DATE/TIME: Friday, April 29, 2022, 2:30 pm PLACE:
Staci L. Capozzi
Indiana University Bloomington
Source apportionment of per- and polyfluoroalkyl substances in landfill leachate, including the total oxidizable precursor assay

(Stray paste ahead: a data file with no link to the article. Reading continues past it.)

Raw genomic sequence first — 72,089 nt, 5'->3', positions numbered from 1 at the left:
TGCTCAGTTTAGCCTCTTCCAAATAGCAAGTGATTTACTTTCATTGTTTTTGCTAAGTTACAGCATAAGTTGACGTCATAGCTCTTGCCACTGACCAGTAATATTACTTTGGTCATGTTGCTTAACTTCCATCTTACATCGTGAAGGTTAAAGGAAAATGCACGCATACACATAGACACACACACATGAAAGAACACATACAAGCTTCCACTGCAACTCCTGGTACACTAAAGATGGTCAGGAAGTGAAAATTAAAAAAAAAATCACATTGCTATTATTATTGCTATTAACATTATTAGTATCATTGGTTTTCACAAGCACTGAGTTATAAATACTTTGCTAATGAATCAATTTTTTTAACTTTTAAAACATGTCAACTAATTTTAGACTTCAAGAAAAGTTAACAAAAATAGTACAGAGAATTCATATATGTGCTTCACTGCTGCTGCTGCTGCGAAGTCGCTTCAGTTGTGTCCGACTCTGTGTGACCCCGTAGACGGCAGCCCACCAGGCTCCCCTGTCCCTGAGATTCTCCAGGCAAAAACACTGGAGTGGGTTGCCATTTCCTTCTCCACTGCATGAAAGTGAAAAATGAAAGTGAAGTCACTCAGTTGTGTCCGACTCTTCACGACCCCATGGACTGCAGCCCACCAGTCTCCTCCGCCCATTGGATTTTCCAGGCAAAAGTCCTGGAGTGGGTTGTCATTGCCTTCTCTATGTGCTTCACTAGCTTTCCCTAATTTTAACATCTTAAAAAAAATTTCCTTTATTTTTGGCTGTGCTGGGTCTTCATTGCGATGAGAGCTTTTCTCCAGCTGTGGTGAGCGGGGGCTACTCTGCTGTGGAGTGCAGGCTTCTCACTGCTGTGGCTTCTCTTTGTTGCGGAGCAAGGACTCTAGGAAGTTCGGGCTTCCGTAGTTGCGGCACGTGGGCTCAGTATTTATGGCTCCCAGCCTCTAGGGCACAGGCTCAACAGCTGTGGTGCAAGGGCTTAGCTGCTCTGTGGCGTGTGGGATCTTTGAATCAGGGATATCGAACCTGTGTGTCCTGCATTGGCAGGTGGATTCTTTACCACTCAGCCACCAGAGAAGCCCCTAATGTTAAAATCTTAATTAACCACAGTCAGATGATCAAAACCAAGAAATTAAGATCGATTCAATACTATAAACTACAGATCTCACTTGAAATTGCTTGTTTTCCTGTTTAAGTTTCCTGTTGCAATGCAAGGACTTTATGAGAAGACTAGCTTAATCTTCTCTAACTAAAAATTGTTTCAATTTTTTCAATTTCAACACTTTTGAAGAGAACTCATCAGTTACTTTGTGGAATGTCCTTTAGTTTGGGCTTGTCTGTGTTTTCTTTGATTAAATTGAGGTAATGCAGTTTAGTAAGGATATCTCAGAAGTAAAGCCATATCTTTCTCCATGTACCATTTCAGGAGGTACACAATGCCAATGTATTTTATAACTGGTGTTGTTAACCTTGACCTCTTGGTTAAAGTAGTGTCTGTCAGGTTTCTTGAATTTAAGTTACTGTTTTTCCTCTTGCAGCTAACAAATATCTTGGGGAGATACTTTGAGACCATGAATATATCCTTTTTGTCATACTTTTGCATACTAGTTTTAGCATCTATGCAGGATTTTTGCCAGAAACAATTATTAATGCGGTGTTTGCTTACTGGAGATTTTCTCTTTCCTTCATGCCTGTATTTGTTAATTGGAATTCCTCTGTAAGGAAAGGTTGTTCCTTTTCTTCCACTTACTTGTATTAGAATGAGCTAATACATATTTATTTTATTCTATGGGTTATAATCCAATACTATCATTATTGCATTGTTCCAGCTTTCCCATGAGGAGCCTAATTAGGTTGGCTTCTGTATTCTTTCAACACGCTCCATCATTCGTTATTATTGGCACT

Per- and polyfluoroalkyl substances (PFAS) are difficult to characterize in the environment with existing analytical approaches along with complex sources, fate, and transport. We evaluated PFAS in leachate combining pre- and post-total oxidizable precursor (TOP) assay samples from 17 landfills across Washington State using positive matrix factorization (PMF). Total PFAS concentrations (Σ30PFAS) ranged from 61-173,000 ng/L and 580-36,000 ng/L in pre-TOP and post-TOP leachate samples, respectively. PMF modeling produced five-factors. Factor 1 was dominated by 5:3FTCA where Σ30PFAS was 61% and 1.5% in pre-TOP and post-TOP samples, respectively. Factor 2 contained primarily 5:3FTCA and PFBS (20% of Σ30PFAS in pre-TOP and 26% post-TOP). Factor 3 is thought to represent a stage of oxidation and consisted primarily of shorter-chain congeners with PFHxS (8% of Σ30PFAS in pre-TOP and 19% post-TOP). Factor 4 was dominated by PFOS and has minor contributions to Σ30PFAS. Factor 5, highly loaded with PFCAs, represented oxidation of precursors, and explained 10% of PFAS in the pre-TOP samples suggesting the TOP assay approximates the same oxidative process that occurs in landfills. We speculate main sources of PFAS in Washington landfill leachate were primarily carpet, textiles, and food packaging based on the dominance of 5:3FTCA.